Local stakeholder participation as a tool for adaption of national decisions to local claims

The PhD project investigates how local stakeholder participation in a national park planning process resulted in adaptation of the national decision to the stakeholders opinion as much as possible. The specific case is a trailing research work of the protection plan process of Breheimen National Park (2006-2009) in Norway. The planning process has been steered by the County Governor of Sogn & Fjordane. Local participation has comprised land owners, village associations and Luster Municipality.

The PhD study has three focal points:
-    How local participation in the planning process influenced the plan
-    How national authorities influence the freedom of action in the planning process
-    How national decisions could be adapted to local conditions and claims

The over-arching research question: How does the process design influence the plan and the effects of the planning process? I argue that the both the local stakeholders and the County Governor have carried two kinds of rationalities: 1) An exchange rationality where solutions are reached through the logic of exchange of goods (decisions) between to groups of stakeholders (the locals and the County Governor’s Office). The local stakeholders managed to influence decisions, while the authorities tended to avoid conflict. According to this rationale, the issue at stake has been as important as the process design. National authorities limited the possible scope of action for adaptation to local needs. 2) On the other hand, a mutual understanding of what measures are required to secure cultural landscape qualities developed during the process. This change was a result of an innovative process design with various tools and measures intended to absorb the locals stakeholders’ claims, desires and ambitions. In this situation, the County Governor and the local stakeholders managed to create institutional changes approved by the Ministry of Environment in spite of resistance from the Directorate for Nature Management.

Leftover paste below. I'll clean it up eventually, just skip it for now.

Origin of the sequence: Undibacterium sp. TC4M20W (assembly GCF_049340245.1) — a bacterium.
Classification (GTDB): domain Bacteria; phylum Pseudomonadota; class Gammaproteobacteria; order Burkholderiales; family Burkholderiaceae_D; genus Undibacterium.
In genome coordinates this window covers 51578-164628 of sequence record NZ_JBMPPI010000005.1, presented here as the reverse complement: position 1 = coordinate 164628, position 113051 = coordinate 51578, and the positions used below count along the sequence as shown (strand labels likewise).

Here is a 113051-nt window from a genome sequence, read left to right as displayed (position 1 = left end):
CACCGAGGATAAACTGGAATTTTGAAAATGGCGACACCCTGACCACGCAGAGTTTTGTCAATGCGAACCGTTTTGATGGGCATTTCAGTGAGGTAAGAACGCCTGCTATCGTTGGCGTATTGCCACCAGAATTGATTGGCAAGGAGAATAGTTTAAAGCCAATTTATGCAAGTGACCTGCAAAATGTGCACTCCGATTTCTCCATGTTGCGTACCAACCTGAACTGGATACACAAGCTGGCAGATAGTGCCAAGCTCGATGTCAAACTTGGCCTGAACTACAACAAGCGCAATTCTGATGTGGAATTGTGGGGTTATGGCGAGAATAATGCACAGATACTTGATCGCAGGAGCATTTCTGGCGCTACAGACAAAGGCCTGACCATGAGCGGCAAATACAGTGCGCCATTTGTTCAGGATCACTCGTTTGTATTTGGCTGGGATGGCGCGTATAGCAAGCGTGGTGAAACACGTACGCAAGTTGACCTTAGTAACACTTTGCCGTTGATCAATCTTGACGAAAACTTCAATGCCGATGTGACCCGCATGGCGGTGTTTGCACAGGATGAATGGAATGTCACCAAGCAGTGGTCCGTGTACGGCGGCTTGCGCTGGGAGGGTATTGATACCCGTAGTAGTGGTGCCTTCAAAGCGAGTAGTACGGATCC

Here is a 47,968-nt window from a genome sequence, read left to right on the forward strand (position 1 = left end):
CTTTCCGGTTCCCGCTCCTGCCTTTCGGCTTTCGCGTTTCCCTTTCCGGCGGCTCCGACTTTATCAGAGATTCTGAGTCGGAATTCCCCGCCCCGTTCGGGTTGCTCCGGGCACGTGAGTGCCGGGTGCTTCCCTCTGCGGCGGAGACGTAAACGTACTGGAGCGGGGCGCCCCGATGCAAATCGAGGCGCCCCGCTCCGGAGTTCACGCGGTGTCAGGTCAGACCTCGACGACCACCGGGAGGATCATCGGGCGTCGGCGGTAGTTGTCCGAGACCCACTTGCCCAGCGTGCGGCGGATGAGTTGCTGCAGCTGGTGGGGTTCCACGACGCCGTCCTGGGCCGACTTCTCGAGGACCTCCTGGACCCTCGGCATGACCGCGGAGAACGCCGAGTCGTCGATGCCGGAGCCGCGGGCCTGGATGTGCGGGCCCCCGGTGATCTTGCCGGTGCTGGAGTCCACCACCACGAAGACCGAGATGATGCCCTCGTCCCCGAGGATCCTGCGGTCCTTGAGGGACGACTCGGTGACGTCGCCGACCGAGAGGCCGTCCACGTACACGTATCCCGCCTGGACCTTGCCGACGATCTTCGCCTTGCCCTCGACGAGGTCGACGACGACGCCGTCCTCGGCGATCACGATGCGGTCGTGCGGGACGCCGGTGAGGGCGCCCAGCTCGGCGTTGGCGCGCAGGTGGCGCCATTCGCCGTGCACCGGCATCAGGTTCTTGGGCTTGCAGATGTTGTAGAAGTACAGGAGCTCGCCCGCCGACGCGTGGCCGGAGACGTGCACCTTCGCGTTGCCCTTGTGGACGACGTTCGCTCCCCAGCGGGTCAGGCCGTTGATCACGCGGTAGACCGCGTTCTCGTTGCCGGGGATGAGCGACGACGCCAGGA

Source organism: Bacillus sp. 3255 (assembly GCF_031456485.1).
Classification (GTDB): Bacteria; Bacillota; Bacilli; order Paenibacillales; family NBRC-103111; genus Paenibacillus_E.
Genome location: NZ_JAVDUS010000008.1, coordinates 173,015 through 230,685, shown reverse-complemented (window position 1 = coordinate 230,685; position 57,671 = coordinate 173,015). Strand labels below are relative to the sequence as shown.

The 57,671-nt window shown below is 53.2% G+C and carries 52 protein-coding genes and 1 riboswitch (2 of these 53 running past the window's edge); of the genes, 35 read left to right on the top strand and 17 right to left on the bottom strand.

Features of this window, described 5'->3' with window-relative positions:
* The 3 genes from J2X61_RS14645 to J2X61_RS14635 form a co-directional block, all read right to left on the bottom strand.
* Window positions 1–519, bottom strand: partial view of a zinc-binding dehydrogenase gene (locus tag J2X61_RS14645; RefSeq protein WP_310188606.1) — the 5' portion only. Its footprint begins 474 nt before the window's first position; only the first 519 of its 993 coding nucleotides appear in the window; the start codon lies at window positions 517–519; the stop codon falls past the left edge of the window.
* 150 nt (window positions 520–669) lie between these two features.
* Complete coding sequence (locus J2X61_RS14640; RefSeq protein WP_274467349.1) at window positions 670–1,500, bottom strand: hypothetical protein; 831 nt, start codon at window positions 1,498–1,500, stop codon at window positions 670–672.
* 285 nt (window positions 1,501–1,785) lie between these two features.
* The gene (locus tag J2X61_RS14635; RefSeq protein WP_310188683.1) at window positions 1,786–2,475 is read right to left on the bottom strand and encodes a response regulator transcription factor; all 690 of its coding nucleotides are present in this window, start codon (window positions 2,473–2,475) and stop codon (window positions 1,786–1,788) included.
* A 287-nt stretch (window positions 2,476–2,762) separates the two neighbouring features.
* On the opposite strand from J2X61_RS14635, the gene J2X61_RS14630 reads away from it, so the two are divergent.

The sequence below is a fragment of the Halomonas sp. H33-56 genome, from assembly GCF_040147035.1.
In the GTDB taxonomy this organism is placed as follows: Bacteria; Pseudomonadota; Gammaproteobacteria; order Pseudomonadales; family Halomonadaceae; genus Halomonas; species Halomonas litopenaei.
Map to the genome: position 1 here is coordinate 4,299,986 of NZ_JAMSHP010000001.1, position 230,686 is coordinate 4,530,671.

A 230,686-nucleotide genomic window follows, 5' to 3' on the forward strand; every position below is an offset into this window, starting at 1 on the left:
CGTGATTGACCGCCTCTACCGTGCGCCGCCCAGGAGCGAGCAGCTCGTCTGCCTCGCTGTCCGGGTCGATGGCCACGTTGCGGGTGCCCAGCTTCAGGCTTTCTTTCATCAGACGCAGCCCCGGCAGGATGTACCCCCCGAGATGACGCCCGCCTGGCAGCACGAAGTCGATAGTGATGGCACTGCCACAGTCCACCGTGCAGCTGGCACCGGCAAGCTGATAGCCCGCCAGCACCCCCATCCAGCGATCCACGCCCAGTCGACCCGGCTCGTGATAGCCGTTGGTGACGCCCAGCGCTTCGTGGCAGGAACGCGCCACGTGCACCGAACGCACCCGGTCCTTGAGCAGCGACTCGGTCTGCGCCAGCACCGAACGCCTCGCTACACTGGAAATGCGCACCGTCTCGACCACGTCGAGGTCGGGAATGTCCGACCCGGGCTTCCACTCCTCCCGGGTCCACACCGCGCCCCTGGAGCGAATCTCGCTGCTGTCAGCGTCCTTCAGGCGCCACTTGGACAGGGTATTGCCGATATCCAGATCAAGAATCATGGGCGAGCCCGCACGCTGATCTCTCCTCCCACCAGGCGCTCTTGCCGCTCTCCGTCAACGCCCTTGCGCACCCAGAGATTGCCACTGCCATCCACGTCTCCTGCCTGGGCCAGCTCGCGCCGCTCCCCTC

Eivind Brendehaug holds a Master’s in Agriculture Economics from the Norwegian University of Life Sciences from 1989. From 1998 he has worked with applied research at Western Norway Research Institute in Sogndal. Research topics have included local and organic food value chain development and how tourism, protected areas, and local community development might be combined to secure living conditions for local inhabitants.

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